William was from Rwanda. He was the editor of a very reputable magazine known for its presentation of political and social issues in the country. It was described as the equivalent to TIME magazine in the U.S. In 1994, generations of marginalization, tribal tension and political unrest exploded into a genocide causing the death of nearly one million Rwandan’s in less than 100 days. As the genocide was beginning, word got to William that he was to be assassinated.
William’s wife was pregnant and unable to travel quickly, so they had to stay and hide. William described the miracle of timing that occurred saying that if they had left with the rest of the family, they would have all been killed. Many of William’s extended family members were massacred as they tried to flee the violence and aggression. They finally made their way to the Kenyan border where William left his wife and children to seek asylum for his family in the United States. At the time of our Thanksgiving meal, William had been in the U.S. for just under six months, and he had not been able to talk to his wife or children since leaving them in Kenya.
There are many more details to the story, but for the sake of brevity, I will simply say that his story of loss and of pain left us profoundly sobered. When he finished talking there was a heavy silence. As everyone sat pondering the story that had been told, I offered two things. “Do you have a phone number to reach your family?” He had a number with him, but he was unsure if a call would get through so that he could talk to them. “This must be incredibly hard to be away from your family and to be without contact for so long,” I said. “How do you do it?”
An unshakeable faith
I will never forget his words. He sat more upright in his chair, looked across the table at me with confident and grace-filled eyes and spoke. “If you were to ask me about a computer, how it works, how to fix it, I would not be able to give you an answer because I do not know about computers. If I asked you about the provision of God, you would not be able to answer me because you do not know about how God works.“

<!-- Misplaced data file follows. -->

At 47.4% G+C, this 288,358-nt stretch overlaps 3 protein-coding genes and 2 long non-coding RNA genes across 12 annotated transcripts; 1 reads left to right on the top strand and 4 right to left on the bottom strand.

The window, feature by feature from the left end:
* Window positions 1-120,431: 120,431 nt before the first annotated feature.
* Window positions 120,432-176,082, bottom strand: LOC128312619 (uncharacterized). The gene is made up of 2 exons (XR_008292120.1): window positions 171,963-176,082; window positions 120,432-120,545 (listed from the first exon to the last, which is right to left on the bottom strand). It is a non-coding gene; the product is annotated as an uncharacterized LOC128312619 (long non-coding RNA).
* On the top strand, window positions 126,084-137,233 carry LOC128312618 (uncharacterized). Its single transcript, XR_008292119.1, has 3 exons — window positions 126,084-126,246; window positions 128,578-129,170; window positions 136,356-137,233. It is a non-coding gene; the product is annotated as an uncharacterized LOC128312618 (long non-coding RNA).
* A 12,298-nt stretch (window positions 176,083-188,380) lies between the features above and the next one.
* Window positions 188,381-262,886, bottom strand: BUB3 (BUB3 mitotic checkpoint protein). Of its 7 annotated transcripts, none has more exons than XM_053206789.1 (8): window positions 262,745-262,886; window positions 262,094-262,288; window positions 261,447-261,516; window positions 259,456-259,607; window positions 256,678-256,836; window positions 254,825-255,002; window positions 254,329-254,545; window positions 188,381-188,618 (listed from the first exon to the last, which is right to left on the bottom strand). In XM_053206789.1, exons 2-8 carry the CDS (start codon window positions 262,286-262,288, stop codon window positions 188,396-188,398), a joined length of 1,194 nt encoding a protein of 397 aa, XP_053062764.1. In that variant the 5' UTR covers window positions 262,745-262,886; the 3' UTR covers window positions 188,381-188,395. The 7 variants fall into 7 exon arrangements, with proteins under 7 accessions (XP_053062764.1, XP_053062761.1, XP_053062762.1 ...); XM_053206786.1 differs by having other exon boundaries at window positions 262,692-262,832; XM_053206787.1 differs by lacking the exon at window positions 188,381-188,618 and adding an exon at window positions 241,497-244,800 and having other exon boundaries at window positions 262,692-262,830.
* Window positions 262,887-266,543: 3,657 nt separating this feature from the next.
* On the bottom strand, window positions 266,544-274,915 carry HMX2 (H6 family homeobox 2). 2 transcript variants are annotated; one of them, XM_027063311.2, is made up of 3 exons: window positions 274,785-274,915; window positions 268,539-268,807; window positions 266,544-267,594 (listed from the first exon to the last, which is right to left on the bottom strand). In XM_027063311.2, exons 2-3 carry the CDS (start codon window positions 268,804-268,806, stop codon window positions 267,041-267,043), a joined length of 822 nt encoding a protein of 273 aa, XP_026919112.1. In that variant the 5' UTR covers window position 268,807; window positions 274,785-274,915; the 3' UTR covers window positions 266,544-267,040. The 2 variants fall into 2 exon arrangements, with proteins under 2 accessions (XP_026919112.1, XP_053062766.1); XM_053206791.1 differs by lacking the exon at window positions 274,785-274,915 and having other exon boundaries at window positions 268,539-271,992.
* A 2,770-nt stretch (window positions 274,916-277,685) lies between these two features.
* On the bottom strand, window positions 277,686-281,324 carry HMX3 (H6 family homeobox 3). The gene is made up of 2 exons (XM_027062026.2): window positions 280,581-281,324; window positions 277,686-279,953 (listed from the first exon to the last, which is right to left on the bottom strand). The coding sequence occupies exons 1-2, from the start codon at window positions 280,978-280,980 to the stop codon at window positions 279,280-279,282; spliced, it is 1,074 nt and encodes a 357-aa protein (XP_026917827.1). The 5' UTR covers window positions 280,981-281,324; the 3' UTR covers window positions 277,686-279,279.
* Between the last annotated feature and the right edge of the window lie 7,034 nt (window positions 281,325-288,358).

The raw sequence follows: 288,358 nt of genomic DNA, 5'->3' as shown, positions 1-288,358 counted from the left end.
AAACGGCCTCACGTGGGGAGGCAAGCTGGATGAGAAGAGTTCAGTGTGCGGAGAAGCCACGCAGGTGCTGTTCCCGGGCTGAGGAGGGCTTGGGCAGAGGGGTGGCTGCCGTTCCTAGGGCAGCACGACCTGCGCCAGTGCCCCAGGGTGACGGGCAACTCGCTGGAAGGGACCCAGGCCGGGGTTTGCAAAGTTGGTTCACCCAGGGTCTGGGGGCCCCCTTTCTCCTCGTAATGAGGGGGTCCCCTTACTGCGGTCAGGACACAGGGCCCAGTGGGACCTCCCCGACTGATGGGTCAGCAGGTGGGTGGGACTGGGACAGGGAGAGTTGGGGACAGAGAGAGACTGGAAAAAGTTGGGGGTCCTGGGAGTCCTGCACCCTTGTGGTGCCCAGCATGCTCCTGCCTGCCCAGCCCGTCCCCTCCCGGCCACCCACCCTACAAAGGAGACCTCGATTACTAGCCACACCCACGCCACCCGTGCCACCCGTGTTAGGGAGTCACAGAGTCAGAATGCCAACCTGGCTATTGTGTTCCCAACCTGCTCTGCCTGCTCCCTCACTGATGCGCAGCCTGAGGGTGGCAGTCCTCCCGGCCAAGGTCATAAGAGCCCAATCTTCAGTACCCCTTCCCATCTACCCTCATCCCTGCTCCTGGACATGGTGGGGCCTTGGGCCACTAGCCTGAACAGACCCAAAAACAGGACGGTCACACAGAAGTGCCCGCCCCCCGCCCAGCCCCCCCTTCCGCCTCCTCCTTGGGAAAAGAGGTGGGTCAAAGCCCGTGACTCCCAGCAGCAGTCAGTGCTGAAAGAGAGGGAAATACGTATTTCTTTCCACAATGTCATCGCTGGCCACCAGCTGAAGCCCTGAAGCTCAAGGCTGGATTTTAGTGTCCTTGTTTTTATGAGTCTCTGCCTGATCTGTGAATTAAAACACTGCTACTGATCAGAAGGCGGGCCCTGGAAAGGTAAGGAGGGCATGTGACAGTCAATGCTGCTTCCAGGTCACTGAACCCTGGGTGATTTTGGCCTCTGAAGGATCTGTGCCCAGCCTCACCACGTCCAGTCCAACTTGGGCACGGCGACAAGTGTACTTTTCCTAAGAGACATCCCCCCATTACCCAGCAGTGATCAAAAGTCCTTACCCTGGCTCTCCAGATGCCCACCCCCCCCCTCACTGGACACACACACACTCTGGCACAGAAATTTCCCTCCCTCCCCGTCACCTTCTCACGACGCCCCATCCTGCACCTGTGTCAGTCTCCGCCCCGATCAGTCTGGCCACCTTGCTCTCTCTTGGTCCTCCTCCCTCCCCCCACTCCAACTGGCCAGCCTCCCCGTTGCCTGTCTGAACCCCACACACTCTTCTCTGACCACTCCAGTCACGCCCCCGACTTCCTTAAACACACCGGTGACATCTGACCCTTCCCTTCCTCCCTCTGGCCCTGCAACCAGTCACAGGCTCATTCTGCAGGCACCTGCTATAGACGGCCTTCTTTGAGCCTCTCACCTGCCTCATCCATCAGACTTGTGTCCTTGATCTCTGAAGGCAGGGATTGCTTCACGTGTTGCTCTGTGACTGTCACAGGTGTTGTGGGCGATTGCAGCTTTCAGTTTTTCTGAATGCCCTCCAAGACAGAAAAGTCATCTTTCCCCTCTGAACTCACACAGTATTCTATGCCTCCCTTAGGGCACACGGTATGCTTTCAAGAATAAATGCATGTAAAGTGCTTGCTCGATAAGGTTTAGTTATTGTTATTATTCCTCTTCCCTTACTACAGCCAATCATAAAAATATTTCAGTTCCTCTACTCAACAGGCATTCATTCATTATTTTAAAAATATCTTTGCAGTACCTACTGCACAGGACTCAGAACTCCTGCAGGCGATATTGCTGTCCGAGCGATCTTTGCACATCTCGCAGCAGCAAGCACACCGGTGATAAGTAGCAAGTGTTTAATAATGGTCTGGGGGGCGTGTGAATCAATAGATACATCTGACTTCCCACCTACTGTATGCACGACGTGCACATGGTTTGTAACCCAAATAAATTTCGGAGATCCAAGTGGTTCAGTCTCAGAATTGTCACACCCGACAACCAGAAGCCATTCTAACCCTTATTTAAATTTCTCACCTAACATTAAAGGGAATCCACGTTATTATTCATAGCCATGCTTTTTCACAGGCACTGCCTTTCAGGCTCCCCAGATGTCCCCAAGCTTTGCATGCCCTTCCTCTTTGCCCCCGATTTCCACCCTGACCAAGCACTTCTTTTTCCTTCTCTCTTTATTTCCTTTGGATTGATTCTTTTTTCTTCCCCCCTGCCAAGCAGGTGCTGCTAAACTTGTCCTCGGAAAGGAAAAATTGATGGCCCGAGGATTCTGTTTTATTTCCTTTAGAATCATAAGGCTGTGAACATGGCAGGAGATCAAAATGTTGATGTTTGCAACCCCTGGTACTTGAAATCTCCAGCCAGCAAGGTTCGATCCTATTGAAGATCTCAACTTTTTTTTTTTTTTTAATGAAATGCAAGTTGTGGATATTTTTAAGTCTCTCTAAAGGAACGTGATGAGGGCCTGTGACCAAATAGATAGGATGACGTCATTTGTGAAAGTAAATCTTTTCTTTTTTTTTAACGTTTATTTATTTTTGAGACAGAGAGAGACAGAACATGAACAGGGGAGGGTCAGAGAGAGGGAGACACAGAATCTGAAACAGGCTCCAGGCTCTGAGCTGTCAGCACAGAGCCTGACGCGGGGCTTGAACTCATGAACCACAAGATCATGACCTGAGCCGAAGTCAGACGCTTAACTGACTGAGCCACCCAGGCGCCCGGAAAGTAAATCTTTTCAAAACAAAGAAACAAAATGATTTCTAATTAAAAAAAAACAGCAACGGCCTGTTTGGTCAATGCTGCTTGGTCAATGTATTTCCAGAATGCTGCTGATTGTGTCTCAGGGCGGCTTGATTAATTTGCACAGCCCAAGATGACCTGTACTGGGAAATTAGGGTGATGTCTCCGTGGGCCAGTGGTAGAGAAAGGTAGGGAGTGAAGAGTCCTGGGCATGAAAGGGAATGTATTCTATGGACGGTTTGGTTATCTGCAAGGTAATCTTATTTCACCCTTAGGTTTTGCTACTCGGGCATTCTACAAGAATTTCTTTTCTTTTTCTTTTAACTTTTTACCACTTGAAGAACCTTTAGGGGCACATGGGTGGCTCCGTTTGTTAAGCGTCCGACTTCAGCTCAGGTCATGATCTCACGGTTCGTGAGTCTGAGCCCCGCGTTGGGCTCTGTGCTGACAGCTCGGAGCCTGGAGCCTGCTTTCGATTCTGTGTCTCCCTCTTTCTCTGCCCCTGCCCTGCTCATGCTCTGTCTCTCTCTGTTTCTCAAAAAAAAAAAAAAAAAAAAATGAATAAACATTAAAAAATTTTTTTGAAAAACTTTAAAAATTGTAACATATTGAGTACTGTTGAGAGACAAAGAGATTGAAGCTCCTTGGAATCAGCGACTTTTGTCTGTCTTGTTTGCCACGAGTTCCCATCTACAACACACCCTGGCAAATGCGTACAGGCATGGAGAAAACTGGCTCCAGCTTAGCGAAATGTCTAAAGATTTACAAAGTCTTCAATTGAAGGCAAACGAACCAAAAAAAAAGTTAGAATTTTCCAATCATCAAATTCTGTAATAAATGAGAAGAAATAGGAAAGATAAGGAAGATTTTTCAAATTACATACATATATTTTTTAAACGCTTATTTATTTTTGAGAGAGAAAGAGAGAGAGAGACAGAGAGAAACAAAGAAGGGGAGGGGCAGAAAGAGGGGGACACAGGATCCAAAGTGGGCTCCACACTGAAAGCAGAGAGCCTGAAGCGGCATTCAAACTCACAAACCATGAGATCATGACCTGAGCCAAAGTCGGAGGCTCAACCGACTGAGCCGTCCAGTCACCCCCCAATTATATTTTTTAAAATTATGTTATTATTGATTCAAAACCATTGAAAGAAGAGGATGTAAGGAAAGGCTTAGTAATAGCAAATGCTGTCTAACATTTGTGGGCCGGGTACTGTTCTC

He was right. Much like the old story of the Russian pastor who upon setting foot in an American grocery store falls to his knees and begins to weep because He recognizes that no one in that community would be able to know God’s provision and thus not know the character of God because of all their abundance, so the wind was knocked out of me by William’s answer.
A lasting friendship
That Thanksgiving evening I dialed a number, and then another number and another and handed the telephone to William. I heard a voice on the other end of the phone and saw a look of pure joy and gratitude fall on William’s face. I quietly stepped out of the room and let him talk to his wife and children. Over the years William became a friend. I had the privilege of helping his family make it to the United States. I sat and cheered as William gained his citizenship in the U.S. I traveled to the Genocide Museum in Rwanda and spent hours scouring the small plaques that held the names of the families who had been killed in the genocide until I found his family name.
Every year, even as Thanksgiving finds me taking for granted many of the gifts that matter in my life, the echo of William’s words and the gift of his presence at my Thanksgiving table remind me that there are so many things to be thankful for.